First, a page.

The Geneva Convention banned the torture of prisoners many years ago. Unfortunately, America’s current enemies, mostly Islamic extremists, don’t follow the Geneva Convention and use torture to extract information from captives. Past experience has demonstrated that some techniques that could be deemed as forms of torture, are necessary to extract information from our enemies. Trump is looking into the possibility of allowing the CIA to reopen some of their black site (secret) prisons overseas for just that purpose.

An executive order apparently drafted by the Trump administration calls for a policy review that could authorize the CIA to reopen “black site” prisons overseas and potentially restart an interrogation program that was dismantled in 2009 after using methods widely condemned as torture.

The document, a copy of which was obtained by The Washington Post, would revoke former president Barack Obama’s decision to end the CIA program and require national security officials to evaluate whether the agency should resume interrogating terrorism suspects.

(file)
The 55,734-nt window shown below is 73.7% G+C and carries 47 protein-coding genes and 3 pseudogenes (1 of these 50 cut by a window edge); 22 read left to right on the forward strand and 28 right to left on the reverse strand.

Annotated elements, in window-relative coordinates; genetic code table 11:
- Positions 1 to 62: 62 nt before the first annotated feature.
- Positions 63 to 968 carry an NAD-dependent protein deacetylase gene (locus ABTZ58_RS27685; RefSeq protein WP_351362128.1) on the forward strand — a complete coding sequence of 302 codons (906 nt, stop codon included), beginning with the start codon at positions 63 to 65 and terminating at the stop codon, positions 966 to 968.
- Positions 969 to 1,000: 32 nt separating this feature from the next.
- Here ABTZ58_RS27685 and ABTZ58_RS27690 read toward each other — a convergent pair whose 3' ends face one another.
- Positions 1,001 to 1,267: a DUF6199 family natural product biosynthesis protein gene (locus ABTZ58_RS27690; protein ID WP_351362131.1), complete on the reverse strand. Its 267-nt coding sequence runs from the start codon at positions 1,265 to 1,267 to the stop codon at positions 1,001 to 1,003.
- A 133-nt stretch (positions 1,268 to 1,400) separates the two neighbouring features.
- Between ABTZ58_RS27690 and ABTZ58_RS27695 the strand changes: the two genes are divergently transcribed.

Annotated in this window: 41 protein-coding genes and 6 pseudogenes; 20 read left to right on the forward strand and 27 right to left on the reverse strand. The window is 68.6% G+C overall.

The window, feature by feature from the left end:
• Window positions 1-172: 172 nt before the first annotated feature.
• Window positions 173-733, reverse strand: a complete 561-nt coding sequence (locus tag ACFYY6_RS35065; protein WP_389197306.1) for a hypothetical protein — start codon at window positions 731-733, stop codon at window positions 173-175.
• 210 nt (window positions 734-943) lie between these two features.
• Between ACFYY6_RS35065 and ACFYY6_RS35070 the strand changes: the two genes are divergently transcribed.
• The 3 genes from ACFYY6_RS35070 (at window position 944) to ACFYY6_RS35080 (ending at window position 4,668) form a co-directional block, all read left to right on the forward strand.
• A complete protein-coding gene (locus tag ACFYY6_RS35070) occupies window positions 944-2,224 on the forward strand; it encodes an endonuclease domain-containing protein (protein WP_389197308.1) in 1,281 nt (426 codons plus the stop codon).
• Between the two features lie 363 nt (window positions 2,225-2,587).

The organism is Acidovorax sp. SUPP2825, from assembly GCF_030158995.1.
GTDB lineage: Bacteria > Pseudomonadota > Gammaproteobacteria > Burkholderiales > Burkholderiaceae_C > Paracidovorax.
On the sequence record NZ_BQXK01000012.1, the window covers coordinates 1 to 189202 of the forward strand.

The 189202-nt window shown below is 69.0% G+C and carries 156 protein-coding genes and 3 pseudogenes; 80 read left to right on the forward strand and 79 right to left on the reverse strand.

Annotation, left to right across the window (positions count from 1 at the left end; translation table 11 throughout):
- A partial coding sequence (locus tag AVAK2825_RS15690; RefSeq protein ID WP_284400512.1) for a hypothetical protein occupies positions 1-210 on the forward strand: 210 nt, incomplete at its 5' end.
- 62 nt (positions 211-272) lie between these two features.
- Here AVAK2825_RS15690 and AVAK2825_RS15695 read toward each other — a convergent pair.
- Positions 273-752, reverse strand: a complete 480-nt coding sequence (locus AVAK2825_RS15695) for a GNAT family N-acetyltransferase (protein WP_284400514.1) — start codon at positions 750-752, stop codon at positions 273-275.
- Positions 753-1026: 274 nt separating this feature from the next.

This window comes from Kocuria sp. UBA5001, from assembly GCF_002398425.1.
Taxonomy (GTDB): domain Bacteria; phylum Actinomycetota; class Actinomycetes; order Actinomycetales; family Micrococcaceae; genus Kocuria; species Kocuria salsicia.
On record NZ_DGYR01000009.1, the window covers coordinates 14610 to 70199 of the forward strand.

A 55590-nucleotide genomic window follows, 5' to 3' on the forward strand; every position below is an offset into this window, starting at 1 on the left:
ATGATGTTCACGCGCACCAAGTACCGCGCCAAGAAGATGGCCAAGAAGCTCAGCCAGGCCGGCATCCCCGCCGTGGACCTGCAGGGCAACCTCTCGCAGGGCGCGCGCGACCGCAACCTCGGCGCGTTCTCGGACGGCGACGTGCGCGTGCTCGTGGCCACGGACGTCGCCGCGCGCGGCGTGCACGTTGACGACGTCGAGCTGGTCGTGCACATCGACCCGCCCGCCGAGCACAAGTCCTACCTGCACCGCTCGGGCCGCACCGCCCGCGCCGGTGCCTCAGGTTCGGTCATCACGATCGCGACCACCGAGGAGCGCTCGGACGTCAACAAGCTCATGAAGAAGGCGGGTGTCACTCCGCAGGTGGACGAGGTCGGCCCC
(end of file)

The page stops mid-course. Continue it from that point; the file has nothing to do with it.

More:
The unsigned draft represents the clearest signal from President Trump that he intends to at least explore ways to fulfill campaign threats to return the CIA to a role that supporters claim produced critical intelligence on al-Qaeda but that ended in a swirl of criminal investigations, strained relationships with allies, and laws banning the use of waterboarding and other brutal interrogation tactics.

The proposal also puts a renewed focus on the military detention center at Guantanamo Bay, Cuba, saying it should be used for newly captured prisoners. No detainee has been sent there since Obama took office in 2009 and attempted to close the facility.

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